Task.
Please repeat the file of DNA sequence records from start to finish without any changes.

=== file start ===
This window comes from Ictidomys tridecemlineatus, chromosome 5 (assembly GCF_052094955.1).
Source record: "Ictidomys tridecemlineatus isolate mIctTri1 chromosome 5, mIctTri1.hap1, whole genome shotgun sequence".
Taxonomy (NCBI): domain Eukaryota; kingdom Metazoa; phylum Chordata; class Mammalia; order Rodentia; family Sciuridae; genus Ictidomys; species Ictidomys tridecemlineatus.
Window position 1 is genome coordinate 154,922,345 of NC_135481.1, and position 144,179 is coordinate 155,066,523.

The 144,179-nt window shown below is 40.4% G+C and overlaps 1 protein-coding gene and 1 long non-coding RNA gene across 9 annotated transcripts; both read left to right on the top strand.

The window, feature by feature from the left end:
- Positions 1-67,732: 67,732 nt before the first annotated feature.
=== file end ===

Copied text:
This window comes from Ictidomys tridecemlineatus, chromosome 5 (assembly GCF_052094955.1).
Source record: "Ictidomys tridecemlineatus isolate mIctTri1 chromosome 5, mIctTri1.hap1, whole genome shotgun sequence".
Taxonomy (NCBI): domain Eukaryota; kingdom Metazoa; phylum Chordata; class Mammalia; order Rodentia; family Sciuridae; genus Ictidomys; species Ictidomys tridecemlineatus.
Window position 1 is genome coordinate 154,922,345 of NC_135481.1, and position 144,179 is coordinate 155,066,523.

The 144,179-nt window shown below is 40.4% G+C and overlaps 1 protein-coding gene and 1 long non-coding RNA gene across 9 annotated transcripts; both read left to right on the top strand.

The window, feature by feature from the left end:
- Positions 1-67,732: 67,732 nt before the first annotated feature.